Future teachers more likely to view Black children as angry when compared to white students
The findings may help teachers' colleges and school boards devise bias elimination training programs.
Teachers-in-training cannot read the facial expressions of Black children as well as those of white kids and are more likely to view Black children as angry even when they are not, according to a study published July 2 in the journal Emotion.
The paper’s authors called the phenomenon “racialized anger bias.”
“Racialized anger bias means that people are seeing anger where none exists,” Amy Halberstadt, a corresponding author of the study and a professor of psychology at North Carolina State University, said in a statement.
“We saw this happening to Black adults in earlier research. This finding highlights the urgent need to address conscious and unconscious bias in educators.”
In an email to We Rep STEM, Halberstadt says that while the individual teachers who participated in the study aren’t likely racist, their unintentional biases are the product of a racist culture. When they enter the field, they will “have to be constantly reflective and vigilant” about how systemic racism affects teaching and interpersonal relationships.
“Mistakes can have serious repercussions for Black children because anger begets anger,” she says.
Whether intentional or not, these misinterpretations can affect how a child feels about their teacher and school, and ultimately education.
“A critical question is: What is the impact on the child’s sense of self?” Halberstadt says.
For the study, the researchers surveyed 178 prospective teachers from three teacher training programs in the Southeastern U.S.
Eighty-nine per cent were women, and 70 per cent were white, with an average age of 22.48.
The overall composition of the group was consistent with the composition of public school teachers in the U.S., and they were training to teach in various grades, from early elementary to middle and high school.
Participants were shown 72 short clips of child actors’ facial expressions, with video clips divided equally between boys and girls, and Black and white students.
Teachers were then asked to interpret the emotion displayed in each clip.
Researchers found the participants were 1.36 times more likely to demonstrate racialized anger bias — i.e., they were more likely to identify a non-angry child as angry — against Black children than against white children.
Participants were 1.16 times more likely to mistake a Black boy’s facial expressions for anger when compared to a white boy’s. They were 1.74 times more likely to misinterpret a Black girl’s facial expression for anger when compared to a white girl’s.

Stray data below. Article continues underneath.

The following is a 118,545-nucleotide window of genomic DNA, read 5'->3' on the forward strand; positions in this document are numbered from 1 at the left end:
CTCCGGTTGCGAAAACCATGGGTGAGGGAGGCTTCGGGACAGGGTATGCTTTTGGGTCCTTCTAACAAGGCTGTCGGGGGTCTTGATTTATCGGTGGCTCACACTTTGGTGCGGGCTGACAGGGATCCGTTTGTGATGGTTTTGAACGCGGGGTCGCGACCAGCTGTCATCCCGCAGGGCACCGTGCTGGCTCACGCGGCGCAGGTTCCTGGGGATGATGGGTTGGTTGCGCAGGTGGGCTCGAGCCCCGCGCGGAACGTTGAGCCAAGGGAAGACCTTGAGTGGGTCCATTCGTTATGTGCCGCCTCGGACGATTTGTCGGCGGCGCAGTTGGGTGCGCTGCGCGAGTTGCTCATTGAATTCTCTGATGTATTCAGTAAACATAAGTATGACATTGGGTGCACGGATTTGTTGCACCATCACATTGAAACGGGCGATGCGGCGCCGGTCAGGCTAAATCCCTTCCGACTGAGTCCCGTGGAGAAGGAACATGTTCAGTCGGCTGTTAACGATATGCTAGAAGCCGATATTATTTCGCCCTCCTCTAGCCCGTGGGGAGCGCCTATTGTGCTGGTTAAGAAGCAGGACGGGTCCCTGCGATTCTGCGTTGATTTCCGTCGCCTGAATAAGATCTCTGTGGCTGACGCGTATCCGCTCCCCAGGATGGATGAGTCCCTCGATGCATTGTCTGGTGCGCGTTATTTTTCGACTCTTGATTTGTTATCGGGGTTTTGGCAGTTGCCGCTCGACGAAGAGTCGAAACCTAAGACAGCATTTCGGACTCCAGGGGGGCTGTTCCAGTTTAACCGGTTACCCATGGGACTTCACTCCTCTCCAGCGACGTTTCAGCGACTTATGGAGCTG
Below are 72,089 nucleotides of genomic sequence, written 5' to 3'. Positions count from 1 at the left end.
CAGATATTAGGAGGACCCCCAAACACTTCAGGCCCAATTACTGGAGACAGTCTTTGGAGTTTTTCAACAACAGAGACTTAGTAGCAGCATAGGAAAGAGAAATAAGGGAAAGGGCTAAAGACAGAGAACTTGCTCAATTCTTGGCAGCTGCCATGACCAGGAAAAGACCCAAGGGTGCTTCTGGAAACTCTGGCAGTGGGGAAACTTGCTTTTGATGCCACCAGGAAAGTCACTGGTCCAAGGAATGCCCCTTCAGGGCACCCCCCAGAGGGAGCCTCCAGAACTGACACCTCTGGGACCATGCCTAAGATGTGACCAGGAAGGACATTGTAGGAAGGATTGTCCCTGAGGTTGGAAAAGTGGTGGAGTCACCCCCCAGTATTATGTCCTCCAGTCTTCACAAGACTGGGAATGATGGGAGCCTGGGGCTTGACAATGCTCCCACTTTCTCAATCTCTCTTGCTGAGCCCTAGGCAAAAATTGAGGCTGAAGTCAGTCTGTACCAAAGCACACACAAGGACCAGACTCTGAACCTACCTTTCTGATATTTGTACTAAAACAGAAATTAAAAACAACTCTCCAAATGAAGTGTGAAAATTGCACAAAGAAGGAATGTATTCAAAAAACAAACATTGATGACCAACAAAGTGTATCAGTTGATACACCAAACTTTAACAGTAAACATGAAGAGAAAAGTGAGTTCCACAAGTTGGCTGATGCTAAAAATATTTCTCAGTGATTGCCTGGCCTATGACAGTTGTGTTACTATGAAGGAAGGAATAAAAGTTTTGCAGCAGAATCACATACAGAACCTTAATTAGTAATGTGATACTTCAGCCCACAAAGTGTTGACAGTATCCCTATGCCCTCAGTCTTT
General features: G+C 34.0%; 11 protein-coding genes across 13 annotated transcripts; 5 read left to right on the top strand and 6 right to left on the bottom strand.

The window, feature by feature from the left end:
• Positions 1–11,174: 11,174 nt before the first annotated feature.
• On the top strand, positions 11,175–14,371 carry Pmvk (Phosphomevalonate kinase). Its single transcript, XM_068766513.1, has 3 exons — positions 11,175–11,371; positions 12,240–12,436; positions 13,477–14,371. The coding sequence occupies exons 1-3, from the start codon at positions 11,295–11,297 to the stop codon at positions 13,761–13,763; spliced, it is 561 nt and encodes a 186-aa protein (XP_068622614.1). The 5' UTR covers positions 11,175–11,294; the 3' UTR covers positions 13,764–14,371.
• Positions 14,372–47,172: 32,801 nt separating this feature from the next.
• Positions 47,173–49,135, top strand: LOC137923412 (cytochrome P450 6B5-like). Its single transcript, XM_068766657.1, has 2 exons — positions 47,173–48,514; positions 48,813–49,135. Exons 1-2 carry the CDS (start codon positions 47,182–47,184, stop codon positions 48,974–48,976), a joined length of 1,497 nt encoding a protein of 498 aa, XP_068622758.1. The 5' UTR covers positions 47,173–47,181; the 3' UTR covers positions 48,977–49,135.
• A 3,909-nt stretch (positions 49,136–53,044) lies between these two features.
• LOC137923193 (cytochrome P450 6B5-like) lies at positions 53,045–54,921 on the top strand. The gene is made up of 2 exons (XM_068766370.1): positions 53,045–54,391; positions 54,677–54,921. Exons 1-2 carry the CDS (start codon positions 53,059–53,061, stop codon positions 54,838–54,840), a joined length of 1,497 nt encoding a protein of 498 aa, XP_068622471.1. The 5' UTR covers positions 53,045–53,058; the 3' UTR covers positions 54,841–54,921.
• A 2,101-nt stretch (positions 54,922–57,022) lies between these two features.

“We made sure that each expression was showing the desired emotion and only that emotion,” Halberstadt tells We Rep STEM.
“We were incredibly careful to ensure this so no one could say later ‘oh, maybe the black children were a little bit angry?’ no they weren’t.
We did not show them the fullest expression because we know that by third-grade children are masking a lot of what they feel, so the prospective teachers saw what they might see in the classroom. The prospective teachers were not given any additional information about the children.”
Experimenting in a highly-controlled setting was important, Halberstadt says, because it allows for the results to be used to help teachers and schools implement bias awareness training.
Halberstadt says the findings represent yet another form of systemic racism and is calling on educators to combat it through training and awareness.
“For teachers, so much is going on in the classroom constantly, and with 25-30 students in a room, there is no time,” she says.
“And yet, somehow to catch oneself in the moment and think: ‘Is this real or is it in my automatic assumptions?’ would be good. If not in the moment, then later, to have a conversation with the child to query and get some feedback – would be the next best thing. And for the long game, we think study groups or team efforts to catch this are important.”
The paper’s findings echo those from a June 2019 study out of Brown University.
In it, it was determined that Black elementary school children between the ages of 5 and 9 are more likely to be disciplined, suspended, or expelled compared to white students with similar behaviour traits.
Teacher and parent reports, school records, and survey data on children who attended elementary school in the U.S. between 2003 and 2009 were analyzed.
The records suggested that teachers’ different treatment of Black and white students was responsible for 46 per cent of the racial gap in expulsions and suspensions in the group studied.
“The idea that you can have two kids of different races misbehaving in similar ways and receiving different forms of punishment — one gets a slap on the wrist, say, and the other gets suspended — is a really important thing to understand socially,” Jayanti Owens, co-author of the study and an assistant professor of sociology at the Watson Institute for International and Public Affairs at Brown said in a statement.
“Subconsciously, we all have racial biases in different ways. This is one way in which those biases are manifesting in the classroom.”
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